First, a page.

683.00/2–951: Telegram

The Minister in Syria (Cannon) to the Department of State 1


387. Prime Minister Qudsi last night spoke more openly than hitherto about Syria’s relations with West. He said we need have no fear about where Syria will stand against Commie aggression. In case of invasion Syrian organized armed resistance might not last long [Page 1075] or appear to help cause much at moment if invaders bring overwhelming forces but struggle would continue. Army is being strengthened in manpower and organization but must have correspondingly more and better equipment. “Nothing fancy and I do not care whether it comes from” a reference to fact that recent acquisitions are from France.

He does not worry about talk of neutralism for when time comes he is sure that Syria will fight for democracy. “But I cannot ask Syrian people to defend their misery. We must fulfill our promises for economic balance. Thus progress with problem of Palestine refugees, loans and Point IV (see separate telegram)2 and military aid are all aspects of one question which is how fast we can move toward a clear-cut position. Syria will not fail cause of democracy in Middle East; she also will do utmost by own efforts.”

Foregoing should be considered in context visit British General Robertson.3 Latter’s talk with me was largely exchange of views since he had not yet seen Qudsi or talked seriously with military. British Minister tells me Robertson talks were generally satisfactory but no promises were made and no commitments requested. Syrians put forward request for armament for four divisions of which three armored but did not demur when Robertson suggested they make start with one infantry division for which he would go on record as favoring supply of equipment from West. He told them bluntly not to expect much if any help in aviation. To him Syrians stressed familiar Palestine arguments more than in recent talks with me. Neutralism attitude was also noted but Robertson and British Minister consider this to be reasonably explained by factor of timing; namely that it will take some time for Syria to pull her forces together and in present weakness any firm public stand with West would put Syria too far out in front of other states hereabouts equally exposed and better able to meet threat. Robertson told them before any military aid could be considered West must know what material Syrians now have and how they proposed to utilize it. Syrians are therefore getting to work preparing lists. This explains Qudsi’s remark to me when touching on military aid (see first paragraph) that maybe next week he would let us know results of review of military requirements now being made.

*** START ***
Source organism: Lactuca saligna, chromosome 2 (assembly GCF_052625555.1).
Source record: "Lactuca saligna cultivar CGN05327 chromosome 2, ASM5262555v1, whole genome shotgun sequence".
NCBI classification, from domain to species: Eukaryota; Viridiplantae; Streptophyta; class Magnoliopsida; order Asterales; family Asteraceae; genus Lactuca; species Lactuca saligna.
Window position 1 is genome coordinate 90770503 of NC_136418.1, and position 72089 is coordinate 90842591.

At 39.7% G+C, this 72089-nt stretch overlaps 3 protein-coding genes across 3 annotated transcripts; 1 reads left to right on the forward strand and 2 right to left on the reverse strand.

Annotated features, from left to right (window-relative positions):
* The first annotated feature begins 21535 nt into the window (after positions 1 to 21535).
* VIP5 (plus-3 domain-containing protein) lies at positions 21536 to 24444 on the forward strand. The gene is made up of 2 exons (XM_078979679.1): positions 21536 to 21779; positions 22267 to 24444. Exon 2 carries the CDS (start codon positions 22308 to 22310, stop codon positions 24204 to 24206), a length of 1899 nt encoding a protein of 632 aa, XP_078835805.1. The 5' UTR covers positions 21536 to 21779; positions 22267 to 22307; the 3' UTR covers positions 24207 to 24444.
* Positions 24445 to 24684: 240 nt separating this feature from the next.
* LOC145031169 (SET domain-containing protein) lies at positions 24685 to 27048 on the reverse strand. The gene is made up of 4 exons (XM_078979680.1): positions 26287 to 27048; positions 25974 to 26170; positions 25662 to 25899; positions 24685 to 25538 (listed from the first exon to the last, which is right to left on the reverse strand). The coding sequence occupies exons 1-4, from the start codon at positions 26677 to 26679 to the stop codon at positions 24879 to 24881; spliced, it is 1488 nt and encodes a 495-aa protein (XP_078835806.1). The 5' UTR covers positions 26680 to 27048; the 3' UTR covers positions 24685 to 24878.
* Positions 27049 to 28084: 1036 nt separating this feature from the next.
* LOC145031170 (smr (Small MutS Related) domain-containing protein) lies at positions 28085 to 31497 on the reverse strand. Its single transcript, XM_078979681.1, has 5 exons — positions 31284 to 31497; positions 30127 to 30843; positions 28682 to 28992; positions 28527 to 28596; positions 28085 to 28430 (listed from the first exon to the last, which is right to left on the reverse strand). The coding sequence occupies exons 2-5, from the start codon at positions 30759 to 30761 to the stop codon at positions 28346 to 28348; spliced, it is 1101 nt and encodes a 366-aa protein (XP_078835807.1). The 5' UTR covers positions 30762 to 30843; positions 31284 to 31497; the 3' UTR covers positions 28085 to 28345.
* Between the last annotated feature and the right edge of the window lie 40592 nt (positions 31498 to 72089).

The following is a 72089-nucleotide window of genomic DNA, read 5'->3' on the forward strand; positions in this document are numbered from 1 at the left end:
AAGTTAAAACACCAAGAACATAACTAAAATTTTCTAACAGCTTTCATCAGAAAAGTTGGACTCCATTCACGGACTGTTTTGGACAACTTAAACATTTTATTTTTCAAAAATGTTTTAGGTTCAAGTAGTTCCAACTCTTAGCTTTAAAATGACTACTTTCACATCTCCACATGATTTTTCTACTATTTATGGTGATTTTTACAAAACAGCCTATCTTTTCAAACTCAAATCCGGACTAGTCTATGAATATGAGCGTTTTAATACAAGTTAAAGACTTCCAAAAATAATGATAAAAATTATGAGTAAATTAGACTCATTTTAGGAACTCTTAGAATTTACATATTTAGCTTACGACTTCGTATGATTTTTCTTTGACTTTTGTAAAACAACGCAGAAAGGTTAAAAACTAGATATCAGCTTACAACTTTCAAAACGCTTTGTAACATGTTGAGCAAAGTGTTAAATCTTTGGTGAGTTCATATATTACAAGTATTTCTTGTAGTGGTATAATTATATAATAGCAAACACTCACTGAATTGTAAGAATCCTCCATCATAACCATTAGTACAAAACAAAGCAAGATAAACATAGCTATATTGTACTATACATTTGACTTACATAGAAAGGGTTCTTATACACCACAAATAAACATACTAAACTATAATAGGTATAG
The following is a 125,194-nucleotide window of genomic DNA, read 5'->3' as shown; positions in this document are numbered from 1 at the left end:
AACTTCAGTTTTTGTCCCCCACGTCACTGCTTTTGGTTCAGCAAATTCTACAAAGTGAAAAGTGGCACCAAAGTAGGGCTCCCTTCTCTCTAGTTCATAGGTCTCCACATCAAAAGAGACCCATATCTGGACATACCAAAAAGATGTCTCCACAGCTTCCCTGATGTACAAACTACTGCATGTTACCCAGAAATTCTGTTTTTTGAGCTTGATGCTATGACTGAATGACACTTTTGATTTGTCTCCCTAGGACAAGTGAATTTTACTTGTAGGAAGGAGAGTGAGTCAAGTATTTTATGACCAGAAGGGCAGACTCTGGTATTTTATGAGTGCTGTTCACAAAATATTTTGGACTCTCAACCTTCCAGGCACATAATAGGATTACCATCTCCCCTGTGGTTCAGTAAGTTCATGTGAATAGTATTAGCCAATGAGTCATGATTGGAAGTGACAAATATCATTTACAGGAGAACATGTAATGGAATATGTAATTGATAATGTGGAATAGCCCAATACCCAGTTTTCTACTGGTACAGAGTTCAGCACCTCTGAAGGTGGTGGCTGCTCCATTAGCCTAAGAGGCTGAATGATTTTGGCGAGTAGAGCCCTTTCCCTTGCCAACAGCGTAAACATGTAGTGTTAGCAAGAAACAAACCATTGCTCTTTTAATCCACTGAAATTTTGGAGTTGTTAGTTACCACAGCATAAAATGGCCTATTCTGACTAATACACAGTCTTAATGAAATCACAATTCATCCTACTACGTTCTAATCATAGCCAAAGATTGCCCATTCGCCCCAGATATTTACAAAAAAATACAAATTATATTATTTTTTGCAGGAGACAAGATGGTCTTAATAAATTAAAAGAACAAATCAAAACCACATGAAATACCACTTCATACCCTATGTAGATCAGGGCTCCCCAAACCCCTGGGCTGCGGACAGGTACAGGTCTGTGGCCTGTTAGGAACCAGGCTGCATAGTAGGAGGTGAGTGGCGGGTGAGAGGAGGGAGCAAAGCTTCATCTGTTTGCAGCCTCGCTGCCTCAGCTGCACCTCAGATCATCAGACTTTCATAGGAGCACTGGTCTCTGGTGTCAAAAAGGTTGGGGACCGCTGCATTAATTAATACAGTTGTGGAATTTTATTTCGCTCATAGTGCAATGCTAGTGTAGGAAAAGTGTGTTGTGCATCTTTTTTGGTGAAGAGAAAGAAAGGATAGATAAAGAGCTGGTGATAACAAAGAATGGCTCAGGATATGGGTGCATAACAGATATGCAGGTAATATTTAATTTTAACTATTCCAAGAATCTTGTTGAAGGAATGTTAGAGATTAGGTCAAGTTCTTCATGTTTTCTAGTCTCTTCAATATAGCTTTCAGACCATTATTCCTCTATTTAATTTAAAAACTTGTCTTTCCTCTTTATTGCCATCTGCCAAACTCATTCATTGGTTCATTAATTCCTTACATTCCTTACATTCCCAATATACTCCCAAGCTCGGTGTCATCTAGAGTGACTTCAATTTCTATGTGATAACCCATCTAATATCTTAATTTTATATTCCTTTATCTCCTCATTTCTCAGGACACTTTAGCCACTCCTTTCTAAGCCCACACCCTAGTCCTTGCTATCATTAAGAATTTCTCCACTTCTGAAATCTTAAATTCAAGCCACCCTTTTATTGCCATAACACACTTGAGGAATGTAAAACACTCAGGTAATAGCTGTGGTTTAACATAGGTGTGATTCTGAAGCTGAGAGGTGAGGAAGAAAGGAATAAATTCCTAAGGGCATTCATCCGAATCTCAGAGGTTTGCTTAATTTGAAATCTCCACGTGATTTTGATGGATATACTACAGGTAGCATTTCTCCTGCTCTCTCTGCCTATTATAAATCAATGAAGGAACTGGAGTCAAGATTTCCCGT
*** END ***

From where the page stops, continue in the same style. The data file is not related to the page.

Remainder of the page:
Indication of new policy trends suggested by foregoing will require further observation and analysis since Qudsi’s forthright statements [Page 1076] to me were made on eve my departure for Istanbul conference4 which looms larger in light publicity given to attendance Admiral Carney and concurrent Finletter mission to Turkey.5 They must also be viewed against background of requests for US and IBRD credits, not to speak of conversation with General Robertson earlier in day. For moment at least conjuncture all these factors has given Syrian Government sense of urgency in world situation.6

  1. Repeated to London, Paris, Amman, Ankara, Baghdad, Beirut, Cairo, Jidda, and Moscow.
  2. Telegram 388 from Damascus, February 9, reported progress on high-level discussion of economic assistance, made recommendations concerning the basic content of a Point Four agreement with Syria, and suggested a procedure for negotiating it (883.00 TA/2–951).
  3. Sir Brian H. Robertson, British Commander in Chief of Middle East Land Forces, was visiting various capitals in the Near East for conversations with the Defense Ministers.
  4. For documentation on a meeting of the Near East Chiefs of Mission at Istanbul, February 14 to 21, see pp 50 ff.
  5. Secretary of the Air Force Thomas K. Finletter arrived in Turkey on February 12 on a visit at the invitation of the Turkish Government to observe the progress of Turkish armed forces under the Military Aid Program.
  6. Discussions in Syria concerning technical assistance continued after Cannon’s return from the conference at Istanbul. Telegram 293, February 21, to Damascus, authorized him to proceed with the negotiation of a Point Four agreement (883.00 TA/2–2151). On March 11, in telegram 448, Cannon reported that Prime Minister Qudsi’s resignation, handed to President Hashim al-Atasi on March 10, left negotiation of the agreement unsettled (883.00 TA/3–1351). Cannon added, in telegram 453, March 13, from Damascus, that he could obtain immediate signature of a Syrian note on the Point Four agreement by deleting certain points for later consideration but he preferred, in light of the general situation, to leave the next move to the Syrians (883.00 TA/3–1351).